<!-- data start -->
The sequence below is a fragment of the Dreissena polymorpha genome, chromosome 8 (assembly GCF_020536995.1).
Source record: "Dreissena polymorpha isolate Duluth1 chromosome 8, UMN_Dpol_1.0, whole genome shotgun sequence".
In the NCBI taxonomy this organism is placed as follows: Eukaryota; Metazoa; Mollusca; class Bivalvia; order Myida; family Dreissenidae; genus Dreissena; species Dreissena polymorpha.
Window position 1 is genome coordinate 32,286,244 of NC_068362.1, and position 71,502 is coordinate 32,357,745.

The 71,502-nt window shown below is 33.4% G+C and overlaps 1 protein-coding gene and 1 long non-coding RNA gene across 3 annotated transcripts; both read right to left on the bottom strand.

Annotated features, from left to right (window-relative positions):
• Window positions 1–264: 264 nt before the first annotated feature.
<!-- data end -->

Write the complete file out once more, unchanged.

The sequence below is a fragment of the Dreissena polymorpha genome, chromosome 8 (assembly GCF_020536995.1).
Source record: "Dreissena polymorpha isolate Duluth1 chromosome 8, UMN_Dpol_1.0, whole genome shotgun sequence".
In the NCBI taxonomy this organism is placed as follows: Eukaryota; Metazoa; Mollusca; class Bivalvia; order Myida; family Dreissenidae; genus Dreissena; species Dreissena polymorpha.
Window position 1 is genome coordinate 32,286,244 of NC_068362.1, and position 71,502 is coordinate 32,357,745.

The 71,502-nt window shown below is 33.4% G+C and overlaps 1 protein-coding gene and 1 long non-coding RNA gene across 3 annotated transcripts; both read right to left on the bottom strand.

Annotated features, from left to right (window-relative positions):
• Window positions 1–264: 264 nt before the first annotated feature.